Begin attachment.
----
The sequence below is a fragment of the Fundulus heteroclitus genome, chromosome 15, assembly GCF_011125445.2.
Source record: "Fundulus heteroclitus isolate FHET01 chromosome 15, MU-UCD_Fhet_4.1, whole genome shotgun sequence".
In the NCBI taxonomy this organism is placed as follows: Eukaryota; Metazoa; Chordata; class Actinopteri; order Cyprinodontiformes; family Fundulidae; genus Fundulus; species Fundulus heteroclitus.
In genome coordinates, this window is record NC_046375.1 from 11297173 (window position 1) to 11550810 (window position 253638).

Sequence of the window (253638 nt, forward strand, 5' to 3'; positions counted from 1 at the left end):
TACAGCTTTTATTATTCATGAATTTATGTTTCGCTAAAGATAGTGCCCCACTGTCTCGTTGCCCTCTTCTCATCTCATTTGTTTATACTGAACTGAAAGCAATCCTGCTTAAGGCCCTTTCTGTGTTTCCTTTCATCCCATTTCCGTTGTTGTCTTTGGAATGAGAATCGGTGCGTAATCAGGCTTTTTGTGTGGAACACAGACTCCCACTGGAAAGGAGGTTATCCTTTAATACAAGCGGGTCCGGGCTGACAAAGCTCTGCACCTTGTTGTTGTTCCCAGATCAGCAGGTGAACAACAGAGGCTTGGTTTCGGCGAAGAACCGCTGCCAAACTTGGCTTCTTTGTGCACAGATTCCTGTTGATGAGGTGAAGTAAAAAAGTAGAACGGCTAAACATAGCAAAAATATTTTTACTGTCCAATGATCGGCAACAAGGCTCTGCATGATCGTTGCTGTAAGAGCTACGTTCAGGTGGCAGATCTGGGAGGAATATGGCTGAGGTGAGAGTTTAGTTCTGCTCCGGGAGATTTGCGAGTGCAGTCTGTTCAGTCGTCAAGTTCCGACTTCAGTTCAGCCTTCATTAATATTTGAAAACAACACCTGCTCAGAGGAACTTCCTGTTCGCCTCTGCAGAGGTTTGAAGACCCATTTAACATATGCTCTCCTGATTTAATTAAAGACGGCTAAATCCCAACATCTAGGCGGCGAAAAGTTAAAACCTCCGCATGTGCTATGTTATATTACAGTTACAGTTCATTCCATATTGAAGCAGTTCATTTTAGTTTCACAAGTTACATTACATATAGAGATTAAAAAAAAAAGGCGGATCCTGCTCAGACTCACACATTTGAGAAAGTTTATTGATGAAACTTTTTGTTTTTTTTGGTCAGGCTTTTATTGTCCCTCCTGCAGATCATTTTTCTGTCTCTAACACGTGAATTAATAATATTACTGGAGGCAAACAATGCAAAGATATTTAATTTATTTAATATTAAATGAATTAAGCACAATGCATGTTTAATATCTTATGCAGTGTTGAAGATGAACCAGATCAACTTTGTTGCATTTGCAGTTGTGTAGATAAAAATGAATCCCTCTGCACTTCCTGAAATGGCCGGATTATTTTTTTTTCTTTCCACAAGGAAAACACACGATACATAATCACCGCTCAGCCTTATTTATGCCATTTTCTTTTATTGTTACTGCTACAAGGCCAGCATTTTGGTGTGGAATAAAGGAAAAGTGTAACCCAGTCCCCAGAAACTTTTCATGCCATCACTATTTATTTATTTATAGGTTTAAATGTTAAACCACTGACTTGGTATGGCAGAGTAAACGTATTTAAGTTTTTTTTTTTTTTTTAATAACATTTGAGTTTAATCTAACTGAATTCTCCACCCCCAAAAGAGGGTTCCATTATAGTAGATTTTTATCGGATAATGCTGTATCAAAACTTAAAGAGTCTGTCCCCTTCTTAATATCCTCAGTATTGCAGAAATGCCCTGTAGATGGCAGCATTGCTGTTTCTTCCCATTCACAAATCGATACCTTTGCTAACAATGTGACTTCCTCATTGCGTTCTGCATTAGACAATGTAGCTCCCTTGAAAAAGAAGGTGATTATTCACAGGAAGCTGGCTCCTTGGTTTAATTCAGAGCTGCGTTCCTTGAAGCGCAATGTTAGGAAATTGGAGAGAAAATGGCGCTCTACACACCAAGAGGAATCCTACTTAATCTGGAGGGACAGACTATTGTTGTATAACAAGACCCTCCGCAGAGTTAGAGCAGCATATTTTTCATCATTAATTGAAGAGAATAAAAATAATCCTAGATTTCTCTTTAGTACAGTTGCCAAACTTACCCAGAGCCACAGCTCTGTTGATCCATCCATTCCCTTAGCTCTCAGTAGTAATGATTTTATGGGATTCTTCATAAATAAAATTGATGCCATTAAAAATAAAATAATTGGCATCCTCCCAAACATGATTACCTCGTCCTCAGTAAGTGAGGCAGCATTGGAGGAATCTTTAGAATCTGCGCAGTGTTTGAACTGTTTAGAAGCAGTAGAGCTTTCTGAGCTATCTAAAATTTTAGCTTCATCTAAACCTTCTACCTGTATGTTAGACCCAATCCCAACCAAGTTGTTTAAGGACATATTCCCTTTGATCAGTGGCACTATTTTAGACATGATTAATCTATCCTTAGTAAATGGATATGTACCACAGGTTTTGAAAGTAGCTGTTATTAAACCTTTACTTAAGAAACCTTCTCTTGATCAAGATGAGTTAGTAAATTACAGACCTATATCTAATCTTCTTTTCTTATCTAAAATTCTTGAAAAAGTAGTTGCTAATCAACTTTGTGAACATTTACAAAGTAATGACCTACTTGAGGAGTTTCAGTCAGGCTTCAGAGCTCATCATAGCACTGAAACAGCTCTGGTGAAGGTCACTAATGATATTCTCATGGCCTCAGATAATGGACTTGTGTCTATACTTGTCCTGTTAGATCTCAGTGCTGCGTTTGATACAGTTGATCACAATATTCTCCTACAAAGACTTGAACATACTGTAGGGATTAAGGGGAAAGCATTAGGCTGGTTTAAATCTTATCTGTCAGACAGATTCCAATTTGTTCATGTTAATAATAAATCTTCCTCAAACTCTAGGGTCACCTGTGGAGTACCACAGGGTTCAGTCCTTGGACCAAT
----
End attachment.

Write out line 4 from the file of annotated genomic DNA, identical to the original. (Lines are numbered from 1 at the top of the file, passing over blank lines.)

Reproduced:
In genome coordinates, this window is record NC_046375.1 from 11297173 (window position 1) to 11550810 (window position 253638).